Mentions: Undoubtedly impelled by the success of his research on the histology of the human somatic sensory ganglia, as well as by the evident lack of studies with neurofibrillary methods at that time, Fernando de Castro re-assumed a research line which he briefly explored in the very first years of his scientific career (de Castro, 1916): a serious study of the histology of autonomic ganglia. This research line can be considered as completed with the publication of a monograph and a series of shorter articles which includes maybe the most important comparative study between mammalian species including primates and humans to that date (de Castro, 1923a,b, 1926, 1927), although important morpho-functional observations derive from works mainly devoted to other subjects than sympathetic ganglia (for details about the latter three studies, see below de Castro, 1932a,b, 1937, 1942; de Castro and Herreros, 1945; Figure 3). Together with research by other colleagues (Van Gehuchten, Lenhossek, Retzius, Köelliker, Cajal, Mihailov, etc.), de Castro’s contribution during 25 years of work in this field affirmed that the preganglionic connections wrap in spirals onto ganglionic cells to form the pericellular nests described by Ehrlich in the frog (although the number of these nests are largely lower in mammals; Ehrlich, 1888; de Castro, 1923a,b, 1932b). De Castro also affirmed that these dendritic nests, far from being accidental arrangements, are receptive sites for specific synaptic contacts from preganglionic fibers (de Castro, 1923b). Indeed, the fibers climbing along the dendrites, forming what they called the “receptive plaques”, were pointed by Cajal and de Castro as maybe the most frequent form of intercellular connection in the sympathetic ganglia (de Castro, 1923a,b, 1933, 1951). It was almost a decade after these first descriptions by de Castro that synapses were suggested to be present at the terminal boutons of the preganglionic fibers (de Castro, 1930, 1933; Lawrentjew, 1931, 1934a,b; Kolossow and Sabussow, 1932; Fedorow and Matwejewa, 1935; Bullón Ramirez, 1945; Bullón-Ramirez, 1947). These morphological descriptions contributed to the notion that three main types of neuron can be distinguished in the sympathetic motor ganglia (big, medium size and small neurons, big and small neurons each approximately 25% of the population, and medium size 50%). In each ganglion cells of these three types are intermingled and distributed in an apparent arbitrary way (de Castro, 1932b, 1937, 1950), and each type of preganglionic fiber contacts exclusively one type of ganglionic cell (Billingsley and Ranson, 1918; de Castro, 1923a, 1932a,b, 1937), which coincides with electrophysiological recordings showing four different potential waves in sympathetic ganglia (Bishop and Heinbecker, 1932; Eccles, 1935a,b,c). In this sense, de Castro’s observations on the nature of the axons of Dogiel’s Type II cells confirmed that they project either to other neurons within the same ganglia or in other neighbor ganglia, while they never end in the enteric mucosa. These observations confirmed previous reports (Dogiel, 1899; Ramón y Cajal, 1905; Billingsley and Ranson, 1918; de Castro, 1923b). Thus, the sensory nature of these fibers, as proposed originally by Dogiel, could be discarded. Posterior denervation studies demonstrated that the number of intraganglionic synapses is significantly larger than that of terminal boutons (de Castro and Herreros, 1945). In the latter article the positioning of the synaptic boutons close to astrocytes suggests the presence of what has been described at the turn of the 21st century as “tripartite synapses” (Araque et al., 1999; Perea et al., 2009). Developmental evidence drove de Castro to suggest that the apparent disorder and arbitrary distribution of ganglionic cells derive from germinative centers or spheres disseminated within the ganglia (de Castro, 1923a, 1932a,b). Although they appear in these studies as modest details, de Castro’s mind caught details here that remain uncontested and are still very important for our current perception of the structure and functioning of the nervous system. For example, he clearly stated that the ganglia are literally invaded by mesenchymal structures that lie interposed between the ganglionic neuronal components (somata, dendrites, axons). There always appeared to be a tiny glial mantle around neuronal components, forming a kind of “neuronal atmosphere”, for instance protecting axons once they loose their myelin sheaths (de Castro, 1937; de Castro and Herreros, 1945; Figure 3). In the ganglia the Schwann cells behave as the oligodendrocytes in the CNS, but de Castro also suggested that expansions emanated by Schwann cells form the intermediate portions of synapses, i.e., thin lamina interposed between the preganglionic fibers and the ganglionic neurons (de Castro, 1937; del Río-Hortega and Prado, 1941; de Castro, 1942; del Río-Hortega and Prado, 1942). It should be quoted here that de Castro, together with B.I. Lawrentjew, was among the first scientists specifically studying regeneration of synaptic contacts in the sympathetic system (Lawrentjew, 1925, 1934a,b; de Castro, 1930). In this series of scientific articles, de Castro showed in detail the cytoarchitecture of sympathetic and parasympathetic autonomic motor ganglia in humans, in other primates and in several large mammals. As a result of this research, de Castro was in 1924 awarded with the Martínez y Molina Prize (again from the Spanish Real Academia Nacional de Medicina). At that time the exhaustive and expert works of Fernando de Castro in the field of the histology of somatic sensory and autonomic ganglia had gained international recognition. The most clear example of this came by hand of the famous American neurosurgeon and neuropathologist Wilder S. Penfield (1891–1976), founder of the prestigious Montreal Neurological Institute (Canada): penfield invited de Castro to write two chapters for the first edition of his celebrated treaty “Penfield Cytology and Cellular Pathology of the Nervous System” (de Castro, 1932a,b). Penfield himself juicily described his “Quixotian adventure” (in his own words): his trip from the Presbyterian Hospital in New York, USA to 1924’s Madrid to work in the laboratory of Pío del Río-Hortega. In particular he describes his visit to Cajal’s laboratory on May 11th, to meet Cajal, Fernando de Castro and Domingo Sánchez:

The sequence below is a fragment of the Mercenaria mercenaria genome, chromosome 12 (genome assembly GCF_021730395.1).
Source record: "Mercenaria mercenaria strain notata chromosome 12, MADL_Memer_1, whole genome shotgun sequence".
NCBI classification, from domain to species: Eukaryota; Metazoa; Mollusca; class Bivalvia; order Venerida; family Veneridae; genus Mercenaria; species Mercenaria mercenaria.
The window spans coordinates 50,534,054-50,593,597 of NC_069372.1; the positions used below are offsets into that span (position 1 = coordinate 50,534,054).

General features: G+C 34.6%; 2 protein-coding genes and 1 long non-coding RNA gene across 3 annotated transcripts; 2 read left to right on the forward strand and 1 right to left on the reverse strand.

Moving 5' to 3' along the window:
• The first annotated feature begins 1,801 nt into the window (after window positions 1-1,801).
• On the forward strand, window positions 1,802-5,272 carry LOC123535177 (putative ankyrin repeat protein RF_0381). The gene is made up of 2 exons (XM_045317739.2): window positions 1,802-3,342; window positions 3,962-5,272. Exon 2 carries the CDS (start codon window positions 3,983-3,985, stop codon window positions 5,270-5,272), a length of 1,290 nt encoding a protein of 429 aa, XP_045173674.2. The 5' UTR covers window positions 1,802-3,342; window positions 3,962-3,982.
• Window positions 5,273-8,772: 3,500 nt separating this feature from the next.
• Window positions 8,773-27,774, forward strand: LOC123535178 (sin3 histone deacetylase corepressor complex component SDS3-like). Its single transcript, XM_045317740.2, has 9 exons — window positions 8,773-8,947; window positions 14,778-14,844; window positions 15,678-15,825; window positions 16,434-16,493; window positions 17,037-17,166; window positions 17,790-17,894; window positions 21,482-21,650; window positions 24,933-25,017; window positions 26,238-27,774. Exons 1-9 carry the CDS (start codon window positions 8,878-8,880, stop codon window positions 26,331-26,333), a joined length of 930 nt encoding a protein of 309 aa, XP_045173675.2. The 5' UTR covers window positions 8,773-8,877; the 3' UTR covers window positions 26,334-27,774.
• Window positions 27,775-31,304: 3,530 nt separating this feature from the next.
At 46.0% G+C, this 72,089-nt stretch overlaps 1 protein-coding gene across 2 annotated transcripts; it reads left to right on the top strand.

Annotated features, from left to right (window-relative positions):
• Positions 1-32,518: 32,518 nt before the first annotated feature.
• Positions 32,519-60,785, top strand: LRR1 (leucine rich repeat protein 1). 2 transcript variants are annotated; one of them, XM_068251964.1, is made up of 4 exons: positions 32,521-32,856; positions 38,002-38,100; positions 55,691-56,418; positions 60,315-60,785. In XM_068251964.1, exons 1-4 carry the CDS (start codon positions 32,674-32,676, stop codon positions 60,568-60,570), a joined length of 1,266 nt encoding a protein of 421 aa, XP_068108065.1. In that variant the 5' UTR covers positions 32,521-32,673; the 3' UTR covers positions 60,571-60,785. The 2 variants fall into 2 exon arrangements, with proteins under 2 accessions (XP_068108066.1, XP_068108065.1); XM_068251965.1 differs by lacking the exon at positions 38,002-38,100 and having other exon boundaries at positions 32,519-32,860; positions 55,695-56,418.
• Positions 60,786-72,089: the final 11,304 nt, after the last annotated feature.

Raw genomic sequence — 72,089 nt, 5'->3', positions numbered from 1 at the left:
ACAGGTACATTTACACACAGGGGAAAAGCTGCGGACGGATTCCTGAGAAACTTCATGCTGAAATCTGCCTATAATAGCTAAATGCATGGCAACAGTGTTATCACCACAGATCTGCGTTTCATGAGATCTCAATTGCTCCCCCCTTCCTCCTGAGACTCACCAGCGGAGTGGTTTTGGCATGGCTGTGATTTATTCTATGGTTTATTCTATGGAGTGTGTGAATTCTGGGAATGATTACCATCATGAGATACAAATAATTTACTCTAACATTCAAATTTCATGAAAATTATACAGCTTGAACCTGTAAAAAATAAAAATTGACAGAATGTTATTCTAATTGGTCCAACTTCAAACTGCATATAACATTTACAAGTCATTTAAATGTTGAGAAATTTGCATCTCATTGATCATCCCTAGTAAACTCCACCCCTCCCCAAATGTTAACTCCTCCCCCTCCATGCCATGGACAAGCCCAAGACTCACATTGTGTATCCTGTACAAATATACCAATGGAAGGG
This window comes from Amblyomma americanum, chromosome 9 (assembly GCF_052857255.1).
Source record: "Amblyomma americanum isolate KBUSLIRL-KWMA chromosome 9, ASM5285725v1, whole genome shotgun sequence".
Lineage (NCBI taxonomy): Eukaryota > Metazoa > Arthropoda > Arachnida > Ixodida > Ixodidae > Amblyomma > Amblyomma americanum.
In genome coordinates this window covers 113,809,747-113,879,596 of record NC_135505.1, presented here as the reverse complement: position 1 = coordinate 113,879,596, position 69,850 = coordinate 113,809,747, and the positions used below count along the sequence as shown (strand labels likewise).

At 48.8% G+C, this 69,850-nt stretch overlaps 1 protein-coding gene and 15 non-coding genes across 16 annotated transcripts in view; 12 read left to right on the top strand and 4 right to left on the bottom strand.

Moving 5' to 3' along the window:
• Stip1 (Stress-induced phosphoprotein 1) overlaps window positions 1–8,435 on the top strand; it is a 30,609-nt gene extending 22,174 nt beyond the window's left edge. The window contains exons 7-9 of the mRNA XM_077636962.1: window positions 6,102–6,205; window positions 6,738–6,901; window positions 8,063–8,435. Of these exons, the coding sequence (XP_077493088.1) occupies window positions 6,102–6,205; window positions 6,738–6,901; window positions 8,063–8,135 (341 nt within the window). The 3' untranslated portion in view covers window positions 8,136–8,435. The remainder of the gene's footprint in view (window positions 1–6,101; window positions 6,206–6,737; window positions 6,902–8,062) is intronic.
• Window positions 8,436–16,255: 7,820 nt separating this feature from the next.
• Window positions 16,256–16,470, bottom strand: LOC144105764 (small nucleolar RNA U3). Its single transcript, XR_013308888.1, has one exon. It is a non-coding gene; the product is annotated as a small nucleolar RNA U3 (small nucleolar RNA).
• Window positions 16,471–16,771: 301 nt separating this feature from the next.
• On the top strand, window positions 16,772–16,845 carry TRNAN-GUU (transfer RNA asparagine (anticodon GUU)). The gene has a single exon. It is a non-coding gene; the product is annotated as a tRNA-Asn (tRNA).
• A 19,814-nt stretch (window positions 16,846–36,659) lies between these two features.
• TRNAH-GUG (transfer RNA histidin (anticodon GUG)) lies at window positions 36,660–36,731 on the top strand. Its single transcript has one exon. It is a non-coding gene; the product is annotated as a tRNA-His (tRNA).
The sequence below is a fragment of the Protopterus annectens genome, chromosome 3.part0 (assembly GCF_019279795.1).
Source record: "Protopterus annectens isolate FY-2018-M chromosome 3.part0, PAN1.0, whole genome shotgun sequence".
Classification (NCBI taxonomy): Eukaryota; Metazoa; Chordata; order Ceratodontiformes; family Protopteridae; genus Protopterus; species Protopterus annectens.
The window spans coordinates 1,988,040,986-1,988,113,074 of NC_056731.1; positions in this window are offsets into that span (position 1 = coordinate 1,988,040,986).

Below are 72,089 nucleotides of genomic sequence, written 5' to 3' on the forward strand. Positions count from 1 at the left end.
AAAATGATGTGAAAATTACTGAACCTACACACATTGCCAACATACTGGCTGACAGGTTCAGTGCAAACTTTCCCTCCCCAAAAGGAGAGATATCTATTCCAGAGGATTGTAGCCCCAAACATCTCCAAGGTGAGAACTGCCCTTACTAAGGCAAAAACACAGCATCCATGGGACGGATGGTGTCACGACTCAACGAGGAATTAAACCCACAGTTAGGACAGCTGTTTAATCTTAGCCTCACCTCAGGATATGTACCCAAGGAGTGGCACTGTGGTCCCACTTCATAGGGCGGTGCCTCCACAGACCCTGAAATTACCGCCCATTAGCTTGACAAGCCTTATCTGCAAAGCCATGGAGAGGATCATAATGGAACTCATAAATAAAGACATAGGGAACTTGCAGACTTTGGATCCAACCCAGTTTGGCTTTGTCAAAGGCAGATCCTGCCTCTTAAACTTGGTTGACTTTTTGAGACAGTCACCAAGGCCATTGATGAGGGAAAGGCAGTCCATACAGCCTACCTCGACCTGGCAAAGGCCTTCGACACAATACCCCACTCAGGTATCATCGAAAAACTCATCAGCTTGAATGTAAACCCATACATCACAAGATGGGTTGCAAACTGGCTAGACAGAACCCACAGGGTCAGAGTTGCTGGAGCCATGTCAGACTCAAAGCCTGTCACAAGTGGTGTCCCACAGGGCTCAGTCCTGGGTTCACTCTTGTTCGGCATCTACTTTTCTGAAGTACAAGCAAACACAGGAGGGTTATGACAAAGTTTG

The Cajal School in the Peripheral Nervous System: The Transcendent Contributions of Fernando de Castro on the Microscopic Structure of Sensory and Autonomic Motor Ganglia.